July 18, 2019

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South Carolina Product Liability Law

If a defective product caused or contributed to your injuries, your case will fall under product liability. Product liability lawsuits have some notable differences from other types of personal injury lawsuits. In most cases you only need to prove strict liability rather than negligence. Defective product injury victims are often unaware of the underlying cause of their injuries for some time, which means that the “discovery rule” may apply to the statute of limitations in your case.

Read below to learn the basics of South Carolina Product Liability Law.

What You Must Prove

South Carolina product liability lawsuits can be based on one or more of the following:

  • Strict liability

  • Negligence

  • Breach of warranty

You must prove that:

  • You were injured by the product

  • Your injuries occurred because the product was defective and inherently dangerous

  • When the product caused you injuries it was in essentially the same condition as it was when it left the hands of the defendant

Statute of Limitations

The statute of limitations is your time limit for filing your lawsuit. Once this deadline passes, you lose the right to sue for your injuries. In South Carolina, the statute of limitations for most product liability cases is three years.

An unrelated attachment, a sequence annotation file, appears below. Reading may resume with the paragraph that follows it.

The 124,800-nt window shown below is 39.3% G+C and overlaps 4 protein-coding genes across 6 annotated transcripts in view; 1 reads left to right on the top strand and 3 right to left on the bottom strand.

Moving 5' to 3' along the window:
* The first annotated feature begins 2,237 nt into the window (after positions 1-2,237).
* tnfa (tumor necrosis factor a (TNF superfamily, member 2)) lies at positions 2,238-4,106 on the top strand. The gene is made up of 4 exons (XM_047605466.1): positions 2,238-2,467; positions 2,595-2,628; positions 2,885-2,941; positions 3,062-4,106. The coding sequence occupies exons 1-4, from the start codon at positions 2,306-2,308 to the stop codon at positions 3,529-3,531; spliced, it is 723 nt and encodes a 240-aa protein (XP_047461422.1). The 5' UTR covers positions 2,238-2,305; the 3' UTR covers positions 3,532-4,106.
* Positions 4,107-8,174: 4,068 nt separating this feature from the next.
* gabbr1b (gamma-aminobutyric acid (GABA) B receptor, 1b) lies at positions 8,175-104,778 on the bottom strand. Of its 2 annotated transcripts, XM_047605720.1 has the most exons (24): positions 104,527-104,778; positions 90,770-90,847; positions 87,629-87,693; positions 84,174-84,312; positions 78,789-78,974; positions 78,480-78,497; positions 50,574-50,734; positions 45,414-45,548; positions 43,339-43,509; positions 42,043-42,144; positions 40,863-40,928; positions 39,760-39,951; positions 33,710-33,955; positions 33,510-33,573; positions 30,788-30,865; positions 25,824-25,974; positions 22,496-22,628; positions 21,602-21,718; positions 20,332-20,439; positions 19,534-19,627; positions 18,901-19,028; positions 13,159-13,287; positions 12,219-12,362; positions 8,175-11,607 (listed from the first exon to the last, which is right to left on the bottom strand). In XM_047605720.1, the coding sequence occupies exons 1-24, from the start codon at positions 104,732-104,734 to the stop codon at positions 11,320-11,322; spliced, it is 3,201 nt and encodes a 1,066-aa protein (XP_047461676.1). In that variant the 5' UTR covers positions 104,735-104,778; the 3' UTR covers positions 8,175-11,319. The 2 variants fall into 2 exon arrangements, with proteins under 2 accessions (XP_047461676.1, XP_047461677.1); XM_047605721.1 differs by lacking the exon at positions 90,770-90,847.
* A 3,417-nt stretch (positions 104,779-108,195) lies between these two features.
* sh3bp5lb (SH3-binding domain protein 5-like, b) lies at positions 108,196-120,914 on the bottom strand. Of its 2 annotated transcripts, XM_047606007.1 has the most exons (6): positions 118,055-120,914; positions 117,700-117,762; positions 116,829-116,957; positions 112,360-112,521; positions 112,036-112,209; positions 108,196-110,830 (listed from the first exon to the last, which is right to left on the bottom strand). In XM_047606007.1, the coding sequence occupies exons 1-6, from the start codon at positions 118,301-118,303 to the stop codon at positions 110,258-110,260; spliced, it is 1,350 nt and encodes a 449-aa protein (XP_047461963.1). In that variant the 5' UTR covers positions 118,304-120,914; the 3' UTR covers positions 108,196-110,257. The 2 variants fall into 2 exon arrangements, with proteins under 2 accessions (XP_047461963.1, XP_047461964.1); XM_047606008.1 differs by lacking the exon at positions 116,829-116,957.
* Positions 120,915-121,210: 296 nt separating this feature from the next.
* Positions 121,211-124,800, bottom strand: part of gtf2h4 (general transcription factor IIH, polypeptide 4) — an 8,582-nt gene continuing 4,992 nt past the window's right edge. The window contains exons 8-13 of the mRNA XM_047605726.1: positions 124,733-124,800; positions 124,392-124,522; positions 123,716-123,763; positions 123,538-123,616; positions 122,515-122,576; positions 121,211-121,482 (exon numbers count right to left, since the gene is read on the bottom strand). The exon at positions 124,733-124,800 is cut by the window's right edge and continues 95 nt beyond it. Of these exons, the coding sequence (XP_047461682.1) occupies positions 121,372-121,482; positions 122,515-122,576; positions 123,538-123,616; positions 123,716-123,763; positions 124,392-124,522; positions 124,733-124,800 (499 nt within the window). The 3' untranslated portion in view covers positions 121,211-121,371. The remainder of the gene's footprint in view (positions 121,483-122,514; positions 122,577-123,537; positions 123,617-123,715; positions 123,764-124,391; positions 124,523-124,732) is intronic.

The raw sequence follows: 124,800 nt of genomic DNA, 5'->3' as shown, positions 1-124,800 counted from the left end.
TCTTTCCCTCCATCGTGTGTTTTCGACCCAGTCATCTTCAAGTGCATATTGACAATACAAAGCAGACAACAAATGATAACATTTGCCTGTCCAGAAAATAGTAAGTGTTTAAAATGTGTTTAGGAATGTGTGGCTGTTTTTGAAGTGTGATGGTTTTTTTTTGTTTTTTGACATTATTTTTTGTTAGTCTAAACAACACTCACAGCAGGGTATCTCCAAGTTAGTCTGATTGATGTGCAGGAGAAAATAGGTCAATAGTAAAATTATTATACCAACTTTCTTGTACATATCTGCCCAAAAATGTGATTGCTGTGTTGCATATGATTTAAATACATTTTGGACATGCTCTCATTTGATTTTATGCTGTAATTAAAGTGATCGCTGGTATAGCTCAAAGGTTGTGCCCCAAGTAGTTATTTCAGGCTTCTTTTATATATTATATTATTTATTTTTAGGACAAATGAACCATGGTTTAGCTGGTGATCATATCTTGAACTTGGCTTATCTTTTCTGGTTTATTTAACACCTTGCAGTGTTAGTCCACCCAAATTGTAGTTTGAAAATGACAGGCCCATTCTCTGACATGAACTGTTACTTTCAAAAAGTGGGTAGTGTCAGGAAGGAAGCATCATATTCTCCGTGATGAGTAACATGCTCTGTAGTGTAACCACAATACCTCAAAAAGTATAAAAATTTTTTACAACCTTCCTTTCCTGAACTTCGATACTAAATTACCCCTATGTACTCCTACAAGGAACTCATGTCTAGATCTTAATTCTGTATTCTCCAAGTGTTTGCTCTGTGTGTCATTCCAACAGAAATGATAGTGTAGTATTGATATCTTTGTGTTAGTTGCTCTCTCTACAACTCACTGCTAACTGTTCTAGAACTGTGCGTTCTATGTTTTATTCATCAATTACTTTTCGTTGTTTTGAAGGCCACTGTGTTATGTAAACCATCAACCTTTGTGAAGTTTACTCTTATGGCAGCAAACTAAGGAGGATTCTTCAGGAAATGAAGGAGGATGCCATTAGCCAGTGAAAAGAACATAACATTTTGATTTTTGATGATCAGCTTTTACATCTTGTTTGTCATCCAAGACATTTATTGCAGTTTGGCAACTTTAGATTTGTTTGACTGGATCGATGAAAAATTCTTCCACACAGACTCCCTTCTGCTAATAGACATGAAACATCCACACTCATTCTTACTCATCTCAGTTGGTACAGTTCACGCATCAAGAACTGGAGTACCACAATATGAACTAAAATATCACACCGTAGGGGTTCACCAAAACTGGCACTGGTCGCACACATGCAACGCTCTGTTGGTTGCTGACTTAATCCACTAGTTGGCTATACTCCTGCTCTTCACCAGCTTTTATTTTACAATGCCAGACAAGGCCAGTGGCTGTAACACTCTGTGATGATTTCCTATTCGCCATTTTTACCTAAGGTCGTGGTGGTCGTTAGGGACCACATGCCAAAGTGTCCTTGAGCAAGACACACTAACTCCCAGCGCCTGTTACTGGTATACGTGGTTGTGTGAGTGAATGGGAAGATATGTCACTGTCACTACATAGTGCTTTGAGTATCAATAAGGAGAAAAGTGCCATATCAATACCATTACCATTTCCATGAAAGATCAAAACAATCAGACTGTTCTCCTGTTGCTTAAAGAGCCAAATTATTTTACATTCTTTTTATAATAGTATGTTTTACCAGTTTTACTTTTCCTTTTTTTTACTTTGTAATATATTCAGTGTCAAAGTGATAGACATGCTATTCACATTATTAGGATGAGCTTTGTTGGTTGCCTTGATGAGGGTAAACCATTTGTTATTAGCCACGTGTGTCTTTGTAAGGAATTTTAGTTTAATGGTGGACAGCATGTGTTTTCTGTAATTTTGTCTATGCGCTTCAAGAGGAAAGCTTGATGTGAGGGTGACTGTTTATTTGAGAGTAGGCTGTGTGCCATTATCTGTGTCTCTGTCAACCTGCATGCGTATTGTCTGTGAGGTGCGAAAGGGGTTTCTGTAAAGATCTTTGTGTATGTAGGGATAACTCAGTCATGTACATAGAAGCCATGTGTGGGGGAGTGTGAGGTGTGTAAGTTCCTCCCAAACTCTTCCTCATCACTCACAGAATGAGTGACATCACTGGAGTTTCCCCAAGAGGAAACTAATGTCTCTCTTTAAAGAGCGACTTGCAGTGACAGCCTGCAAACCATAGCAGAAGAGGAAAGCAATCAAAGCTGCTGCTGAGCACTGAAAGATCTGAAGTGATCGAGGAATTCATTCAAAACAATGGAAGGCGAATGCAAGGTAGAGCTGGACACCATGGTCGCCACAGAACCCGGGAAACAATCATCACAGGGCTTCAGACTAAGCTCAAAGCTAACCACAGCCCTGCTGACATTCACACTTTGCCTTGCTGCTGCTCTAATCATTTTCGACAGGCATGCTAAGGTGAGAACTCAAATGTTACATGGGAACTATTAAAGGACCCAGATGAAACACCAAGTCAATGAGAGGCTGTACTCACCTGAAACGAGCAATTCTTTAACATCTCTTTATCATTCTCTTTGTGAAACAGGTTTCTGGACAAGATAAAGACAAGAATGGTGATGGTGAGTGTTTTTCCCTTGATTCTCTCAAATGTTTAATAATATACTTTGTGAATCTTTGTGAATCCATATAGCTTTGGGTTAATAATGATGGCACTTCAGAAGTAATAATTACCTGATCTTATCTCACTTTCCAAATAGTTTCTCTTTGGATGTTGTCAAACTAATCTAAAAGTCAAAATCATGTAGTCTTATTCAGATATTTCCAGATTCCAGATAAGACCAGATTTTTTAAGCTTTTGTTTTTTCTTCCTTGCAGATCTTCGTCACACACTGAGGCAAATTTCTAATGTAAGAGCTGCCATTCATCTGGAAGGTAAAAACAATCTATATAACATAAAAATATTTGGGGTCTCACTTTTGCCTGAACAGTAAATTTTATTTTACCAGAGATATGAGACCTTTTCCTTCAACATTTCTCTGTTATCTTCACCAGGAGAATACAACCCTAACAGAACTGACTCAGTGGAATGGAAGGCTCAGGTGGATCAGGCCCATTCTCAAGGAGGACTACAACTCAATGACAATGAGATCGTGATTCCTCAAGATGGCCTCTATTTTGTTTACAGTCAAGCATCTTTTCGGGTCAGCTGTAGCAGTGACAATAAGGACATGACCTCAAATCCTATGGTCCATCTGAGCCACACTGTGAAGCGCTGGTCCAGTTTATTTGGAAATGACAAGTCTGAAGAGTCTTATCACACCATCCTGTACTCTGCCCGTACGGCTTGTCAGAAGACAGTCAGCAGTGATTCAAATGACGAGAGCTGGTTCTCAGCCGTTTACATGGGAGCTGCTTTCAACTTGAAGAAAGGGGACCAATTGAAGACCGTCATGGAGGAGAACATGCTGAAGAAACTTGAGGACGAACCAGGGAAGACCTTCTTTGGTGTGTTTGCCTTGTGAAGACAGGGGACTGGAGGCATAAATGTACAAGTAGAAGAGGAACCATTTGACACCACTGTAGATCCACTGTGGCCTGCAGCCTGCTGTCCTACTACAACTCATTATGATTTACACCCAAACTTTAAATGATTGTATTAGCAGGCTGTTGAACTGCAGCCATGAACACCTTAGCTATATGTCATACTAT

The discovery rule can extend the amount of time that you have to file. You have three years from the date of injury or from the date that you discovered that a defective product caused your injury or should have reasonably discovered that a defective product was the cause.

Failure to Warn

A product does not have to break or malfunction in order for it to be defective.

For instance, some dangerous products are allowed to remain on the market as long as they carry the proper safety warnings. These products can cause injury while functioning exactly as they were meant to, but are still defective if they lack proper warnings.

Failure to warn or improper advertising typically applies to toys that do not carry proper age rating and products marketed to children too young to use them safely.

Failure to warn is also them common basis for defective drug cases because pharmaceutical companies have a duty to warn consumers and physicians about the potential side effects their drugs can cause.

Examples of Defective Products

Products which are commonly defective causing injuries or death include:

  • Vehicles and/or their parts

  • Children’s toys

  • Children’s products such as child safety seats, cribs, and strollers

  • Space heaters

  • Smoke and carbon monoxide detectors

  • Prescription and over-the-counter (OTC) medications

  • Medical devices, such as transvaginal mesh

  • Lawn equipment

  • Gas grills

  • Food, often contaminated with bacteria or undeclared allergens

  • Pet food

  • Electronic devices